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The Bikeriders (2024)

-Written by Kyle Bain.


In the 60’s and 70’s, Danny Lyon (Mike Faist) followed, photographed, and studied the Midwestern biker gang known as the Vandals. In his travels he meets Kathy (Jodie Comer), a headstrong young woman in love with Benny (Austin Butler), the pseudo-psychotic bike rider who loves his gang like his own family. He, along with leader Johnny (Tom Hardy), begin to turn to a life of crime as the gang grows. The Bikeriders follows this trio and their gang of misfits as they traverse Chicago and wreak havoc on anyone and anything that stands in their way. 


In a film with actors of this magnitude, it’s important to give them the opportunity to shine. I can’t tell you the number of times I’ve found actors fall victim to poor dialogue or an altogether lousy script. However, Writer-Director Jeff Nichols knows how to get the best out of his actors, particularly his three leads in Comer, Butler, and Hardy. While the dialogue here isn’t great, and really lacks sophistication (which maybe it was intended to as Nichols and his team attempt to depict the reality of a biker gang in the 1960’s), there is space between the words that permit everyone to shine. Within that space, these actors are able to use their talents to add depth and character to the script, to a thin narrative, and to the film as a whole. 


Intensity develops in these mere seconds at a time. The tone gets darker as The Bikeriders progresses, and that’s thanks to what this trio (and their counterparts) are able to accomplish throughout the course of the film–specifically in these moments.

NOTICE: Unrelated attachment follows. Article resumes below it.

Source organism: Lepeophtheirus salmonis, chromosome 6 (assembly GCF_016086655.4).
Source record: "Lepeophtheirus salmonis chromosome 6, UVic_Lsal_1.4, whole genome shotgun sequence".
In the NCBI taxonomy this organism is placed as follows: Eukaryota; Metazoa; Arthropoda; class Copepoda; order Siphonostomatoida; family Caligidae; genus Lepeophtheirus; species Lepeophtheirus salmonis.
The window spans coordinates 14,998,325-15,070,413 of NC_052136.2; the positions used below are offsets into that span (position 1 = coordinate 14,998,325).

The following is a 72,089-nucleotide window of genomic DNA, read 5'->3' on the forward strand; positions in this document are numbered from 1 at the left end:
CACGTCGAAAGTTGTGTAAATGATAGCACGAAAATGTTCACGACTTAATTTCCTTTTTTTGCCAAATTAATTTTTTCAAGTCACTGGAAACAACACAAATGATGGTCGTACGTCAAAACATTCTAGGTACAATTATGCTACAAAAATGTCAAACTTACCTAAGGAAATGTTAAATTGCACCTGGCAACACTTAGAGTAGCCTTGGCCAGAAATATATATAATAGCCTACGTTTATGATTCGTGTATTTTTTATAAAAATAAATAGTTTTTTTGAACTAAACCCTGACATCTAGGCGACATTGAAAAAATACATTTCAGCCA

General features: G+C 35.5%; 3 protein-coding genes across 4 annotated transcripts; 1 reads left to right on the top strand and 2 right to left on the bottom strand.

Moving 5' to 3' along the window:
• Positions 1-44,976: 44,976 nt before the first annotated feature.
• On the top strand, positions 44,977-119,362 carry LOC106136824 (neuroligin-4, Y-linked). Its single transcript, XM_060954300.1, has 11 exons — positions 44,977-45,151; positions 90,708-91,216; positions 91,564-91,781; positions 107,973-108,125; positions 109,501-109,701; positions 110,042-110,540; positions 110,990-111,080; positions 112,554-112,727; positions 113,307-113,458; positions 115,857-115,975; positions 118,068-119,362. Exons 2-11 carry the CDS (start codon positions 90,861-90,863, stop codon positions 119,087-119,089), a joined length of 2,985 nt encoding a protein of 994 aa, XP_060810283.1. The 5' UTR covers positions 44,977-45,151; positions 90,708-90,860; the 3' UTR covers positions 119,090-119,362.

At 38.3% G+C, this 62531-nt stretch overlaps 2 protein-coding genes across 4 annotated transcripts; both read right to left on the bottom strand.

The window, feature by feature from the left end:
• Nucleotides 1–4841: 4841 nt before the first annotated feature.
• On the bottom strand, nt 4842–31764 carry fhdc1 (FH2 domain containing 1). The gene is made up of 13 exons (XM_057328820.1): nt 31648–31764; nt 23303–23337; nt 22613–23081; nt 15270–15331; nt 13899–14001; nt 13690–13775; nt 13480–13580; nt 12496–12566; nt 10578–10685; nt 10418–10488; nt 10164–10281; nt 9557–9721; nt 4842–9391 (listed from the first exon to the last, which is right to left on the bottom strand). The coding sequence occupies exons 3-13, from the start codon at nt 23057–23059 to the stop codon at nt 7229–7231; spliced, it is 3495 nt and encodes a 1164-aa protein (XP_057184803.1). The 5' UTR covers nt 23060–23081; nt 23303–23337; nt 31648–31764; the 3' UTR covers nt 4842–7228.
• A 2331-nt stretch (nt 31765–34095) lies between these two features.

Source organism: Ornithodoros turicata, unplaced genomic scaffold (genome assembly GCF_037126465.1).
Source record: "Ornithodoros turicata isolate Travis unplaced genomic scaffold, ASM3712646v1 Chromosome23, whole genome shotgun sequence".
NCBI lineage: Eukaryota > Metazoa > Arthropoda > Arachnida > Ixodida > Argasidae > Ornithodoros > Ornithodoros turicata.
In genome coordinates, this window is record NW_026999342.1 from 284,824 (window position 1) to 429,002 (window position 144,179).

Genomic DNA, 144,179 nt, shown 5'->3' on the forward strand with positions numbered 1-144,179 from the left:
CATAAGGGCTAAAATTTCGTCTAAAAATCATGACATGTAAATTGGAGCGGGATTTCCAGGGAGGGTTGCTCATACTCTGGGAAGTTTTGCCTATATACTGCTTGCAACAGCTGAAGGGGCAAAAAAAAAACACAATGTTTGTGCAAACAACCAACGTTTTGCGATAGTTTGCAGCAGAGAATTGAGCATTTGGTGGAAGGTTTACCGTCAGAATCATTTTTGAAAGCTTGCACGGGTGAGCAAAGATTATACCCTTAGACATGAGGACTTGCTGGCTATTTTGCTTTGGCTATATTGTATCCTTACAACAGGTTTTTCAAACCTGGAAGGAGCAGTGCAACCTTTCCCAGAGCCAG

Much like the space in between the dialogue, there is space between the score, soundtrack, and sound effects as well that help to enhance The Bikeriders. Each of those aforementioned aspects regarding sound are essential to the success of the film–but Nichols develops a brilliant juxtaposition that helps to regularly reel the film back in and allow it to remain rounded. Again, these actors are given the opportunity to shine in these moments, and time and time again they take advantage of those opportunities. With a narrative this thin, one that doesn’t seem to head in one direction or set expectations, it’s important that Nichols stretch it as much as he can, providing bits of substance every step of the way. By creating brilliant, gargantuan pieces of sound, then pulling viewers back, he does just this–and The Bikeriders gets bigger and better with every instance of this. 


The Bikeriders is a slow moving film, and it takes a lot of time to develop. This is a complaint that I’ve heard about Nichols’ most recent cinematic venture. Though, I think this is done intentionally. Back in the 60’s and 70’s Danny Lyon looked to break the stigma that all biker gangs were bad, that the the group that inspired the Vandals in this film were more subdued and civilized than their rivals. He intentionally presented this group in a way that was different from what one might expect, effectively warranting a slowed down, meticulously developed film in The Bikeriders. By speeding the film up, it would have only played into the stigma of biker gangs as a whole. Sure, The Bikeriders is slow, and that may cause the viewing experience to become a tad frustrating for some–but the reality is that Nichols makes the decision to pace his film in this fashion for good reason. 


Is The Bikeriders perfect? No. The film jumps around a little too much, spoiling aspects of the film that ended up being the most entertaining of the entire journey. The dialogue doesn’t hold much weight, but I suppose to capture the true nature of the Vandals, the dialogue needed to play out the way that it did. What Nichols does so well (and what the actors take advantage of) is create opportunities between the bits of dialogue and between the boisterous sounds to bring out the best in his cast. Facial expressions and body language are what help to develop both intensity and subtle comedy–and The Bikeriders is most successful in these moments. 


Directed by Jeff Nichols. 


Written by Jeff Nichols & Danny Lyon. 


Starring Jodie Comer, Austin Butler, Tom Hardy, Michael Shannon, Mike Faist, Boyd Holbrook, Norman Reedus, Beau Knapp, Emory Cohen, Karl Glusman, Toby Wallace, etc. 


7.5/10 = WORTH RENTING OR BUYING


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